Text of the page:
While the controversial decision over whether land used by Millwall Football Club will be sold off to a developer still hangs in the balance, chief reporter Chiara Giordano delves into the club’s eventful past.
There probably aren’t many football teams that have moved around quite as much as Millwall has in its time, having come from humble beginnings on the Isle of Dogs in 1885, to ending up at its current home of the Den.
The club started life as the Millwall Rovers on ‘the Island’. It’s difficult to imagine now, but the team first trained on a piece of wasteland – although this was not uncommon, according to Millwall historian Richard Lindsay.
“The first place they trained was a piece of scrap wasteland just like a sports team would use then,” said the 68-year-old. “I think there were about four different grounds they used in the Isle of Dogs, known as ‘the Island’.
“The first ground – although we couldn’t really call it a ground – was just an area of land, but then they found an enclosed ground in East Ferry Road and they moved there for about four or five years.
“Unfortunately, they got evicted from that ground by the woman who owned the land because she sold it to someone else, so they moved further up East Ferry Road to lease land from Millwall Dock Company – only to be evicted again when the company needed it for a warehouse to store wood.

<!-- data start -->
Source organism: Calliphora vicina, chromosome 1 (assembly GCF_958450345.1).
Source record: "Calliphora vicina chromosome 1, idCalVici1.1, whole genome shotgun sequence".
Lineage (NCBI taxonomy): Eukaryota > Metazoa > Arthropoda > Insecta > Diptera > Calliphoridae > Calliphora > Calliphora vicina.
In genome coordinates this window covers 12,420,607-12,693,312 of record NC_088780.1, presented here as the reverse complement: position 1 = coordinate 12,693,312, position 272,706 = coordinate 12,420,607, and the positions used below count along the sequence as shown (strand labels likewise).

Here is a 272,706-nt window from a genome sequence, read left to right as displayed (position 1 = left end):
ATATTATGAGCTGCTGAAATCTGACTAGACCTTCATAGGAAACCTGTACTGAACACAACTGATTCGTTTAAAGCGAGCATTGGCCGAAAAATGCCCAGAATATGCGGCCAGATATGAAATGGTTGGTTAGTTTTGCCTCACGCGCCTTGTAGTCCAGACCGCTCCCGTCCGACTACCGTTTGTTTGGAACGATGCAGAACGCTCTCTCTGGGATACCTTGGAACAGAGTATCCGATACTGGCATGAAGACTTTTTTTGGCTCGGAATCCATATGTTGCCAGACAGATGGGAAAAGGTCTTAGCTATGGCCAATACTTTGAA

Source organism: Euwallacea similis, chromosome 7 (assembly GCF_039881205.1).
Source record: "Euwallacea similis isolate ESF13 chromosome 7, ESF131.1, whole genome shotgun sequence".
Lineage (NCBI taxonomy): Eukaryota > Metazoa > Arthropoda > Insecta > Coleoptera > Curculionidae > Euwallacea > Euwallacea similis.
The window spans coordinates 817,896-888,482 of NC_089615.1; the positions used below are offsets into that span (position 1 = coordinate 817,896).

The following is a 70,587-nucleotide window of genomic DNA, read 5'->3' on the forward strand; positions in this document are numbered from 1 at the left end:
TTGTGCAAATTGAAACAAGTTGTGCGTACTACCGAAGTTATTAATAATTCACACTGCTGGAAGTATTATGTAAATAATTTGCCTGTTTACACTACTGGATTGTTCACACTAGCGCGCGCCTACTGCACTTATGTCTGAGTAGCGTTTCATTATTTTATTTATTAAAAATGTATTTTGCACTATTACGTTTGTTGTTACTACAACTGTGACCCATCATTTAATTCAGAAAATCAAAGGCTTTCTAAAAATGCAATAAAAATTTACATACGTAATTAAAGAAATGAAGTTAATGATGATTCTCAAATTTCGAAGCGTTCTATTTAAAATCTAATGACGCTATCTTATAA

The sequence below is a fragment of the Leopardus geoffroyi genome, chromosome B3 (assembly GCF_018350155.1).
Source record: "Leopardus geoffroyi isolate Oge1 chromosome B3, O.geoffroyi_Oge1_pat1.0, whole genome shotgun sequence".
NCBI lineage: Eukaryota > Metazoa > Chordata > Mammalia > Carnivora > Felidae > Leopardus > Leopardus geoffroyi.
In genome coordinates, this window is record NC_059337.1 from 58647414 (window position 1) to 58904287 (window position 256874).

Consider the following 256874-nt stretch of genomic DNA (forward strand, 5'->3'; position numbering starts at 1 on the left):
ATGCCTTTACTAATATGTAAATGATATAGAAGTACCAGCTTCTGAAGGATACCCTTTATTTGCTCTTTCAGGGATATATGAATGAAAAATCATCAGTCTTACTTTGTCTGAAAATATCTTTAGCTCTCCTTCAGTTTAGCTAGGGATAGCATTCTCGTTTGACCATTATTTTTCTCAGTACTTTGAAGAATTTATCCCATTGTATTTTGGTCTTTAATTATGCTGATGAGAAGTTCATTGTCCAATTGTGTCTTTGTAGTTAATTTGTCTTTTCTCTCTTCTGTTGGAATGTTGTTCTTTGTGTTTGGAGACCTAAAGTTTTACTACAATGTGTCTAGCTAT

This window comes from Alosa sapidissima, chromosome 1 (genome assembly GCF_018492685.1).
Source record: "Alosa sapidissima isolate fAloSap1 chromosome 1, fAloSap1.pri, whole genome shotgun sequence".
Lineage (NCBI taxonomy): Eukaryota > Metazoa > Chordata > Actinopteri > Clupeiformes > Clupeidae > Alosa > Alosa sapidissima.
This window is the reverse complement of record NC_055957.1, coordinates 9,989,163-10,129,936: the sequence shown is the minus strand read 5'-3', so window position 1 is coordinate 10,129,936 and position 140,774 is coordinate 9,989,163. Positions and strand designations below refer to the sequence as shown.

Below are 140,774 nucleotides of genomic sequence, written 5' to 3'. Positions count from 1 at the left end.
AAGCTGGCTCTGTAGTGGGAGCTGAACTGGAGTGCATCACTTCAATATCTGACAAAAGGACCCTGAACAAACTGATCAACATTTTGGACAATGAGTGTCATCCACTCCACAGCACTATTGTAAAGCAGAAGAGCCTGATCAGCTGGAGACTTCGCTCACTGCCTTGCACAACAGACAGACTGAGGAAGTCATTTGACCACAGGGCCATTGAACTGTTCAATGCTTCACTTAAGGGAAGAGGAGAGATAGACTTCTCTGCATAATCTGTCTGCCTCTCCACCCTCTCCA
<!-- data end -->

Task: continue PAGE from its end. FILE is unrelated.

“Next they moved back to nearer where the first ground was and rented out another ground there for nine years or so before moving to south London in 1910 to the ‘Old Den’ at New Cross.
“They stayed there from 1910 to 1993 before they moved to the ‘New Den’ as it is now.”
The club had a strong fan base even in the beginning, which Richard puts down to the docking community.
“They had a big following of supporters because of the tight-knit dock community on the Island itself,” he said. “They quickly made a name for themselves because they did well in the local London cup competitions. This was the only team that really became something in the Isle of Dogs.
“A lot of people who moved out of the area have gone to Kent and that’s why there’s still a big following there.”
Millwall turned professional in 1893 while still on the Island, but struggled to realise their dreams of a stadium to match their status.
“The grounds were never big enough and the transport on to the Island was always disrupted by the bridges letting the boats through so they never fulfilled their dreams of having a stadium of about 20,000 until they moved to New Cross,” said Richard.
“The stadium there [Cold Blow Lane] started off at between about 30,000 and 32,000 but it didn’t have any concrete steps – it was just banks of grass. Eventually they concreted the steps and the gates then increased because there were more people and it became about 40,000 very quickly.
“There’s a foot tunnel at Greenwich so the fans would use that to get to matches and in the early days there were people coming from southeast London across the river by boat to see them play at East Ferry Road.”
Millwall finally moved to its current home, the Den, in 1993, where the club fights its new battle.
With thanks to Chris Bethell for the images.